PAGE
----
Cut the the netting to size using a strong pair of scissors and glue it on top of the box using CA glue or epoxy so that the glue seals the gaps. Glue a second box on top of the netting and then cut out a hole for the vacuum connection from the base.
If you have followed the above instructions, you should end up with something looking like this!
Making the canopy
You will need the following:
- A vacuum cleaner
- A toaster (I borrowed one from the lovely miss Ulrika, it ended up with me having to buy her a new one when it ended up burned and charred…)
- The forming tool
- The plug
- Two holder frames made from thin plywood. Ask your local cheese dealer for plywood from French brie cheese. Why not buy some of the cheese as well, it is very tasty!
- Bulldog clips to lock the clear stock between the frames.
Bulldog clips and frames from the best French cheese plywood!
Tape the tool to the vacuum cleaner’s nozzle and place the plug in the middle of it. To keep the plug from moving around, punch a hole in the middle of the netting and use the sprue handle to keep it there.
Heat the plastic over the toaster. It will soon start to sag but keep it over the toaster, moving it slowly to heat it evenly. After some time, you will see it change once more and now it is time to start the vacuum cleaner and move it over the tool. Pull it down over the frame and the vacuum will suck it down snugly around the plug. Keep the vaccum on for half a minute so that the plastic gets some time to cool.
A new canopy, which turned out to be less than excellent. More polishing of the plug needed!
Here are some common problems with remedies:
- Remove the covering from the plastic as late as possible. If it collects dust due to static electricity, washing with soap and careful drying with a clean cloth helps.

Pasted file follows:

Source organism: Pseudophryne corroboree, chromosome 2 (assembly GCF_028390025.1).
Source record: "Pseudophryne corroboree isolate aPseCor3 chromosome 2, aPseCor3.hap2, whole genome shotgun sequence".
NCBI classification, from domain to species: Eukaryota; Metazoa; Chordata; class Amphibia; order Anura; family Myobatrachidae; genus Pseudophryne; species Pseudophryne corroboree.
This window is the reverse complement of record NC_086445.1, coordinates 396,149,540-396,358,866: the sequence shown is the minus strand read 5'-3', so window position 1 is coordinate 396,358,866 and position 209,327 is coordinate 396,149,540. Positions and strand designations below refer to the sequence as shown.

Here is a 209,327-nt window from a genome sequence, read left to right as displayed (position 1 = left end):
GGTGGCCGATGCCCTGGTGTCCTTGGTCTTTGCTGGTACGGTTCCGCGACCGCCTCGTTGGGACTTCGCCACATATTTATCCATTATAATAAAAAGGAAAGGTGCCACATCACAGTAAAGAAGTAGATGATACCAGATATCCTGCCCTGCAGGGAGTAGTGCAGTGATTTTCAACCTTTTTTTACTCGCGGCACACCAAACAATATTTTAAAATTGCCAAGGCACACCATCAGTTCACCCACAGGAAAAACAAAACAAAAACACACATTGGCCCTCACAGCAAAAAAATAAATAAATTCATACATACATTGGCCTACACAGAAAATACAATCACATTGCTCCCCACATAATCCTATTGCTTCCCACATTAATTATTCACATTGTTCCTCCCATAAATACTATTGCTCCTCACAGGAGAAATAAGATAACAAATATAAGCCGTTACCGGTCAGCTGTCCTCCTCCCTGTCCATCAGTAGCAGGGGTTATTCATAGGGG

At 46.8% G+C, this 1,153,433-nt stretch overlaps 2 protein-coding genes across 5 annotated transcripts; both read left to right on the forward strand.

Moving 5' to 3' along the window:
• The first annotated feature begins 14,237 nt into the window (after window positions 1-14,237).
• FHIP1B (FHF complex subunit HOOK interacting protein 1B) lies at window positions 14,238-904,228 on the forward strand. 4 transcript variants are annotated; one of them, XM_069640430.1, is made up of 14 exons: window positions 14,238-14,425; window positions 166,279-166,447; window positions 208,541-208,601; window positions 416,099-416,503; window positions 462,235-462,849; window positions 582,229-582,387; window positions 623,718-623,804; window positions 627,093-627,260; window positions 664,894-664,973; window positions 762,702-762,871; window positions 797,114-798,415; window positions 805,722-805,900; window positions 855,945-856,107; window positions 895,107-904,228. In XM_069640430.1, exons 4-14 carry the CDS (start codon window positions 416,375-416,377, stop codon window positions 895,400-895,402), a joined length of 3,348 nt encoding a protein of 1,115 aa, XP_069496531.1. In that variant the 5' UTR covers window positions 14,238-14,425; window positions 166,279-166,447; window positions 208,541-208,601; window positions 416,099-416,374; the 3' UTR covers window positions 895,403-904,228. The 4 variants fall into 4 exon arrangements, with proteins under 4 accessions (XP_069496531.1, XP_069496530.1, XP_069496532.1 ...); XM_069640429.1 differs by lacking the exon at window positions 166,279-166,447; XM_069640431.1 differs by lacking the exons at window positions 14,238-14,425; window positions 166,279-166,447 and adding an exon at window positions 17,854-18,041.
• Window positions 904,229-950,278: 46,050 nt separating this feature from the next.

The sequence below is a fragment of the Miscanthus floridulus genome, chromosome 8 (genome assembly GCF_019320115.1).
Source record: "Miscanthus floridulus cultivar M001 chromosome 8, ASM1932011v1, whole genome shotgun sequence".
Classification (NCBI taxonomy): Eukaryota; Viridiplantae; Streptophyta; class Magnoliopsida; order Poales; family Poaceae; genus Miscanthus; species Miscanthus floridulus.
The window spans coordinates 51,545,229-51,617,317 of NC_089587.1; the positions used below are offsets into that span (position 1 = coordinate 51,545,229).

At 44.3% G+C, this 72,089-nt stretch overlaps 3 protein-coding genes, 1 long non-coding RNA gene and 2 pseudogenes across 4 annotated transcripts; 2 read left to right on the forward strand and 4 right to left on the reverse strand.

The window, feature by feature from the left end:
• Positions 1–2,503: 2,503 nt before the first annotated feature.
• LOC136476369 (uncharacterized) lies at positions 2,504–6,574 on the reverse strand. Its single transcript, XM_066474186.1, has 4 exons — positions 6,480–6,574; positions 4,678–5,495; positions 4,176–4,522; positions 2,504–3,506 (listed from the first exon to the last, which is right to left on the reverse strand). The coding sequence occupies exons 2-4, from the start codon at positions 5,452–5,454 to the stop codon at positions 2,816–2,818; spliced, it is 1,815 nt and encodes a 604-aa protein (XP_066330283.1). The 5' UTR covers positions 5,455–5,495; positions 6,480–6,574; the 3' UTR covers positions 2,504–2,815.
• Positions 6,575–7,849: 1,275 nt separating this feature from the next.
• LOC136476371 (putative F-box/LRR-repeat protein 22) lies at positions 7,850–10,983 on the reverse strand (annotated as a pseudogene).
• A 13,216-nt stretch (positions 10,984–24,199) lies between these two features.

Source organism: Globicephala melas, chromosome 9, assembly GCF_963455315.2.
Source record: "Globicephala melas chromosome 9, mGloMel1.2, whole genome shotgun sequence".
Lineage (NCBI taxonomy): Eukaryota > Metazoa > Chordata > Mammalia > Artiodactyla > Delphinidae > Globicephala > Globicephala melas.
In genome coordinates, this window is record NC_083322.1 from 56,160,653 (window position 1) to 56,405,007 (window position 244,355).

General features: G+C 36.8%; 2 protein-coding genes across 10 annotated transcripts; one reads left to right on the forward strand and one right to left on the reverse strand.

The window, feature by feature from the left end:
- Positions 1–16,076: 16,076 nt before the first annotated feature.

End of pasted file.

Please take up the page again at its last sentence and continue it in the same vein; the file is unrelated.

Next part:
- If the plastic doesn’t form well around the plug, it is probably not warm enough. It needs more time over the heat source.
- If the plastic doesn’t form all the way down the sides of the plug, end more exposure to heat does not seem to help, try to raise the plug a few millimetres above the net.
- If your knuckles get sore and red and smell like barbecue, use a pair of gloves!
Some dos and dont’s
- Don’t use the original canopy as a mould. I have tried it a few times but the heat from the plastic sheet will produce small cracks in it, cracks that can be seen in the new canopy!
- Sand down the original canopy quite a lot. I always end up with slightly too large canopies!
- Cut out and trim the vacformed canopy carefully, the plastic is tricky to sand after it has been attached to the model.
- If there is a Falcon (or similar) vacuum formed replacement canopy available for your aircraft, buy it! Use the above method for Hawker Hunters, Swedish J 22 Fighters, Snort Hemptons or the Scruggs Wonderplane (OK John from Aeroclub, I know that’s your plane!) but not for your average Spitfire or Phantom II!
This article was originally published in IPMS Stockholm Magazine in August 2002.